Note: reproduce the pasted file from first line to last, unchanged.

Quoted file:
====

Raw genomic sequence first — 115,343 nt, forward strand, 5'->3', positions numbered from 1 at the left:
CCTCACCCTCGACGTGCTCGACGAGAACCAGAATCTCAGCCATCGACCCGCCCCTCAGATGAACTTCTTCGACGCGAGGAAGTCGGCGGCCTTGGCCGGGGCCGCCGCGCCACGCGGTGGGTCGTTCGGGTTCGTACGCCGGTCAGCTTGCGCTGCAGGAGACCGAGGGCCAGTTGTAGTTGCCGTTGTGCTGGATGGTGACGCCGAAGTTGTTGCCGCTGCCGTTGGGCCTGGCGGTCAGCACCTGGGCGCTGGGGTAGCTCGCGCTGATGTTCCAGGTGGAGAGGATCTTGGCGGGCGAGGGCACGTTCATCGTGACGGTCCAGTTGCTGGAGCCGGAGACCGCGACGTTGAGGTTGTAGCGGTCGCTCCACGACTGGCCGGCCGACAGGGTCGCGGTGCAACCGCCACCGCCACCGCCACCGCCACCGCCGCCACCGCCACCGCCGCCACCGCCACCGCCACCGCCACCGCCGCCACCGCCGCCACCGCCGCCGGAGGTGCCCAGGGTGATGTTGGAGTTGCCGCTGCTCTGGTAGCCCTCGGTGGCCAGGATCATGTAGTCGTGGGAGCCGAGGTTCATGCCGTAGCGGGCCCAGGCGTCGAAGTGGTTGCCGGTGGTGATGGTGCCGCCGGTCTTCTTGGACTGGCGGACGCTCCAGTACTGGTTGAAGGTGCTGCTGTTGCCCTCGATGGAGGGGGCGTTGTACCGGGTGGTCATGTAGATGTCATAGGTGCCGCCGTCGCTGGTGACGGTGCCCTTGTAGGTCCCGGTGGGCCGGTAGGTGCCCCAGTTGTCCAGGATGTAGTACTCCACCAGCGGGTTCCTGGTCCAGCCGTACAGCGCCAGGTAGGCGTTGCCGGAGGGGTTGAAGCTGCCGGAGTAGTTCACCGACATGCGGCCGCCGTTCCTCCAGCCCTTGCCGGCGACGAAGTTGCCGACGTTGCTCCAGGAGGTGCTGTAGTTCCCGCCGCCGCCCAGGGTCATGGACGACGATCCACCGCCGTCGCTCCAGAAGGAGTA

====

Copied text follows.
Raw genomic sequence first — 115,343 nt, forward strand, 5'->3', positions numbered from 1 at the left:
CCTCACCCTCGACGTGCTCGACGAGAACCAGAATCTCAGCCATCGACCCGCCCCTCAGATGAACTTCTTCGACGCGAGGAAGTCGGCGGCCTTGGCCGGGGCCGCCGCGCCACGCGGTGGGTCGTTCGGGTTCGTACGCCGGTCAGCTTGCGCTGCAGGAGACCGAGGGCCAGTTGTAGTTGCCGTTGTGCTGGATGGTGACGCCGAAGTTGTTGCCGCTGCCGTTGGGCCTGGCGGTCAGCACCTGGGCGCTGGGGTAGCTCGCGCTGATGTTCCAGGTGGAGAGGATCTTGGCGGGCGAGGGCACGTTCATCGTGACGGTCCAGTTGCTGGAGCCGGAGACCGCGACGTTGAGGTTGTAGCGGTCGCTCCACGACTGGCCGGCCGACAGGGTCGCGGTGCAACCGCCACCGCCACCGCCACCGCCACCGCCGCCACCGCCACCGCCGCCACCGCCACCGCCACCGCCACCGCCGCCACCGCCGCCACCGCCGCCGGAGGTGCCCAGGGTGATGTTGGAGTTGCCGCTGCTCTGGTAGCCCTCGGTGGCCAGGATCATGTAGTCGTGGGAGCCGAGGTTCATGCCGTAGCGGGCCCAGGCGTCGAAGTGGTTGCCGGTGGTGATGGTGCCGCCGGTCTTCTTGGACTGGCGGACGCTCCAGTACTGGTTGAAGGTGCTGCTGTTGCCCTCGATGGAGGGGGCGTTGTACCGGGTGGTCATGTAGATGTCATAGGTGCCGCCGTCGCTGGTGACGGTGCCCTTGTAGGTCCCGGTGGGCCGGTAGGTGCCCCAGTTGTCCAGGATGTAGTACTCCACCAGCGGGTTCCTGGTCCAGCCGTACAGCGCCAGGTAGGCGTTGCCGGAGGGGTTGAAGCTGCCGGAGTAGTTCACCGACATGCGGCCGCCGTTCCTCCAGCCCTTGCCGGCGACGAAGTTGCCGACGTTGCTCCAGGAGGTGCTGTAGTTCCCGCCGCCGCCCAGGGTCATGGACGACGATCCACCGCCGTCGCTCCAGAAGGAGTA